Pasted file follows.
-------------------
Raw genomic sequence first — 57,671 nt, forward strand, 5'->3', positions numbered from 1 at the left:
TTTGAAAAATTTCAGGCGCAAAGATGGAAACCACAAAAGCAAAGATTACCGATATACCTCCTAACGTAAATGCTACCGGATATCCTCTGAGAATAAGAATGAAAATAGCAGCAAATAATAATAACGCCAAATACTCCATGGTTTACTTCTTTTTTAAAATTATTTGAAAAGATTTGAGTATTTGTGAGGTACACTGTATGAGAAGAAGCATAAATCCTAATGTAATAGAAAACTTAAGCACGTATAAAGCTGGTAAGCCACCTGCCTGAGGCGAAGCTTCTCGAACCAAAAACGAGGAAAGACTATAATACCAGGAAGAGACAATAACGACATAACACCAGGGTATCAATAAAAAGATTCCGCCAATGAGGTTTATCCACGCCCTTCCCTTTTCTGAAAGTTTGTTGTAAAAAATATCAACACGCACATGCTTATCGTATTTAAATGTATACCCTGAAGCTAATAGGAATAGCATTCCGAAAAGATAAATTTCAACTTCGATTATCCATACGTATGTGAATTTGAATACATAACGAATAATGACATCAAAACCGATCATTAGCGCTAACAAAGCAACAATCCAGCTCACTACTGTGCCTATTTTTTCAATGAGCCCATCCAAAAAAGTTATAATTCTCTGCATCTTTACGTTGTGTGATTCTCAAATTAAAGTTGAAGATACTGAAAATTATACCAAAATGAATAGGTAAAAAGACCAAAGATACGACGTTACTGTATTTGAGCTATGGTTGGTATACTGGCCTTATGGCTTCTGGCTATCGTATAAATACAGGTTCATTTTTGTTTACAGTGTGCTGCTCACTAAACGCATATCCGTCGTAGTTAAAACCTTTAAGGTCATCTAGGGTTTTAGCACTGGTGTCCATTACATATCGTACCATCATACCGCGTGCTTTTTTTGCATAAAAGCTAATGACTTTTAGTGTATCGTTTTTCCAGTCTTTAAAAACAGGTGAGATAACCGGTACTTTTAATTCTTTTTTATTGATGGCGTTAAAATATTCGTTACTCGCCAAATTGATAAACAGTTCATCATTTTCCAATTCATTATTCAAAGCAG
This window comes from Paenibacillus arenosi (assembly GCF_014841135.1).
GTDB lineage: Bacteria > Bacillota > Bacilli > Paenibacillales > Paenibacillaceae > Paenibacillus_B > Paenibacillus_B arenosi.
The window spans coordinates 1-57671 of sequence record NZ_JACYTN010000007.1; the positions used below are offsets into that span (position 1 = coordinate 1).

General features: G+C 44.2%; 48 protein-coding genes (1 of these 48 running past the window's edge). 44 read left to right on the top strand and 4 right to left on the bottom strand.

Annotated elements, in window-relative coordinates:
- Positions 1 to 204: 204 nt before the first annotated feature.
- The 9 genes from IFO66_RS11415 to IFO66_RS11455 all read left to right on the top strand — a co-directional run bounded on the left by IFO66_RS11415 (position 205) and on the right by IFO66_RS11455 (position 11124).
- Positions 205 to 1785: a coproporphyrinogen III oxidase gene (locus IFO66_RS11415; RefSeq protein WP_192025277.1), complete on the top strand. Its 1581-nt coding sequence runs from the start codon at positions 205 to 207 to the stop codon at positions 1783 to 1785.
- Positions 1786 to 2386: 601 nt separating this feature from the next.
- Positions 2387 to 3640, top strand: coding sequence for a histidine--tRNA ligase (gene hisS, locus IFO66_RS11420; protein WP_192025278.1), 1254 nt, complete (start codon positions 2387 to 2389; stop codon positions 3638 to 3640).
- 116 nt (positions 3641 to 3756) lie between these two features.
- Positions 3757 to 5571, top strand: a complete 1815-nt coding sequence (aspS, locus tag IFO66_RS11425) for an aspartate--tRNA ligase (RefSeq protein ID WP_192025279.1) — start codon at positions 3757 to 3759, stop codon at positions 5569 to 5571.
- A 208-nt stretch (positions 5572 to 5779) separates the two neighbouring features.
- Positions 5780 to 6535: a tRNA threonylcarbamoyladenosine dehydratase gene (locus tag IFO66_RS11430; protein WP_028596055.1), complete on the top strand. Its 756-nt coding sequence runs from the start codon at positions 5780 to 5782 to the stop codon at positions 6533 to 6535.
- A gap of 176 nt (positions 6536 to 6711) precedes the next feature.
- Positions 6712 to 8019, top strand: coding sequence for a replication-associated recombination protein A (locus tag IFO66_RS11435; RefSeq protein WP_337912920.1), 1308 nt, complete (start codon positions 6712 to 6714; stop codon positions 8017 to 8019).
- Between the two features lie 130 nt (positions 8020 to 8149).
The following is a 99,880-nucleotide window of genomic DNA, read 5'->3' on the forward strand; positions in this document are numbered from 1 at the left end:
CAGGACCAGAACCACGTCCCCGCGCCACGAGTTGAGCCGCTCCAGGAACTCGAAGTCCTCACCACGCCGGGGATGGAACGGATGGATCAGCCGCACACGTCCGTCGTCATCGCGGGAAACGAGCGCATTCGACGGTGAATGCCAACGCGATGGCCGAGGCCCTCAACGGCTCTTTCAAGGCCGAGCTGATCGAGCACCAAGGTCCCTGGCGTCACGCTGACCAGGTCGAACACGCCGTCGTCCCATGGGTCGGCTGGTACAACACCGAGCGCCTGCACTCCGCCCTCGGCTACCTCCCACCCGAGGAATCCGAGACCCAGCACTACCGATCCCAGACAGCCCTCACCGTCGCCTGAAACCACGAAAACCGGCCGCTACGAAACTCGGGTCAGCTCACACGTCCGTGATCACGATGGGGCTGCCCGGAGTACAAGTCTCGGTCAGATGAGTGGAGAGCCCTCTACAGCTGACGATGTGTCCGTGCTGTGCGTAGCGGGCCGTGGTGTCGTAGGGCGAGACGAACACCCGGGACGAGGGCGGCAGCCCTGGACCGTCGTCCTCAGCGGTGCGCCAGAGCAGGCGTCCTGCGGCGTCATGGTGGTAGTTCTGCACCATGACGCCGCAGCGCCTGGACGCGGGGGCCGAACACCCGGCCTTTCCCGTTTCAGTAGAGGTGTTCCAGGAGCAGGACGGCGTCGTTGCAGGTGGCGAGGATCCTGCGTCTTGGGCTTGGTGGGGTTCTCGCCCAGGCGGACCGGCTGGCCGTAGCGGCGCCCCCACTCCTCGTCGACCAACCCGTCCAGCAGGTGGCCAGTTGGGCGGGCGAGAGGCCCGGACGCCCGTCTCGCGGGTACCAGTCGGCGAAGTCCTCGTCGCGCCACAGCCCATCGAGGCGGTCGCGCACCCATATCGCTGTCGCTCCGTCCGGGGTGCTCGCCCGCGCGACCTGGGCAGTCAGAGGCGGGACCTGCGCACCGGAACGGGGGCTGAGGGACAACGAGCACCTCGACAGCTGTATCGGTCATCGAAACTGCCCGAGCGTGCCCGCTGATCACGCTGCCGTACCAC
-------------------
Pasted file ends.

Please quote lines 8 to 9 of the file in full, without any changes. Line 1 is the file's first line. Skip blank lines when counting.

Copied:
- Positions 1 to 204: 204 nt before the first annotated feature.
- The 9 genes from IFO66_RS11415 to IFO66_RS11455 all read left to right on the top strand — a co-directional run bounded on the left by IFO66_RS11415 (position 205) and on the right by IFO66_RS11455 (position 11124).